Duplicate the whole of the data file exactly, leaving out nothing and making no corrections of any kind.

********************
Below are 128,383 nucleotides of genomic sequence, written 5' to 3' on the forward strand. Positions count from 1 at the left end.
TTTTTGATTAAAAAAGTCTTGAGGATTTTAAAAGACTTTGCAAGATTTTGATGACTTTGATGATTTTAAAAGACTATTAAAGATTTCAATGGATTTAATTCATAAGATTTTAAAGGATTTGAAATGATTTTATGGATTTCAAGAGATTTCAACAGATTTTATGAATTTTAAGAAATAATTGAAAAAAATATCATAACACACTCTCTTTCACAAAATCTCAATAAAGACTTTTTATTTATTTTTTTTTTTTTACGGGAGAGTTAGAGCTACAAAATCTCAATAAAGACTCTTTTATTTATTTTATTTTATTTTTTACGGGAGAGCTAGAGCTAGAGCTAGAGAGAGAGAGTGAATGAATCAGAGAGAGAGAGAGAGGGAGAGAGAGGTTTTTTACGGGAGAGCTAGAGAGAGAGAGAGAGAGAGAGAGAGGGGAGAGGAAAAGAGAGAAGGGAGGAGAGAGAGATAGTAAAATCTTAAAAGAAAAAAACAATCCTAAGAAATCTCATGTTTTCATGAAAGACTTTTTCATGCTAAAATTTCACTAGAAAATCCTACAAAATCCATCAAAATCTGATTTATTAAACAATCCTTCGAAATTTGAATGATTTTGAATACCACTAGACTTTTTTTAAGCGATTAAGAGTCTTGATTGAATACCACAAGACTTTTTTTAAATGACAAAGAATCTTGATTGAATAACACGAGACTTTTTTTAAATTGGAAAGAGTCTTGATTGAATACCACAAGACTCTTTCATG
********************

Below are 128,383 nucleotides of genomic sequence, written 5' to 3' on the forward strand. Positions count from 1 at the left end.
TTTTTGATTAAAAAAGTCTTGAGGATTTTAAAAGACTTTGCAAGATTTTGATGACTTTGATGATTTTAAAAGACTATTAAAGATTTCAATGGATTTAATTCATAAGATTTTAAAGGATTTGAAATGATTTTATGGATTTCAAGAGATTTCAACAGATTTTATGAATTTTAAGAAATAATTGAAAAAAATATCATAACACACTCTCTTTCACAAAATCTCAATAAAGACTTTTTATTTATTTTTTTTTTTTTACGGGAGAGTTAGAGCTACAAAATCTCAATAAAGACTCTTTTATTTATTTTATTTTATTTTTTACGGGAGAGCTAGAGCTAGAGCTAGAGAGAGAGAGTGAATGAATCAGAGAGAGAGAGAGAGGGAGAGAGAGGTTTTTTACGGGAGAGCTAGAGAGAGAGAGAGAGAGAGAGAGAGGGGAGAGGAAAAGAGAGAAGGGAGGAGAGAGAGATAGTAAAATCTTAAAAGAAAAAAACAATCCTAAGAAATCTCATGTTTTCATGAAAGACTTTTTCATGCTAAAATTTCACTAGAAAATCCTACAAAATCCATCAAAATCTGATTTATTAAACAATCCTTCGAAATTTGAATGATTTTGAATACCACTAGACTTTTTTTAAGCGATTAAGAGTCTTGATTGAATACCACAAGACTTTTTTTAAATGACAAAGAATCTTGATTGAATAACACGAGACTTTTTTTAAATTGGAAAGAGTCTTGATTGAATACCACAAGACTCTTTCATG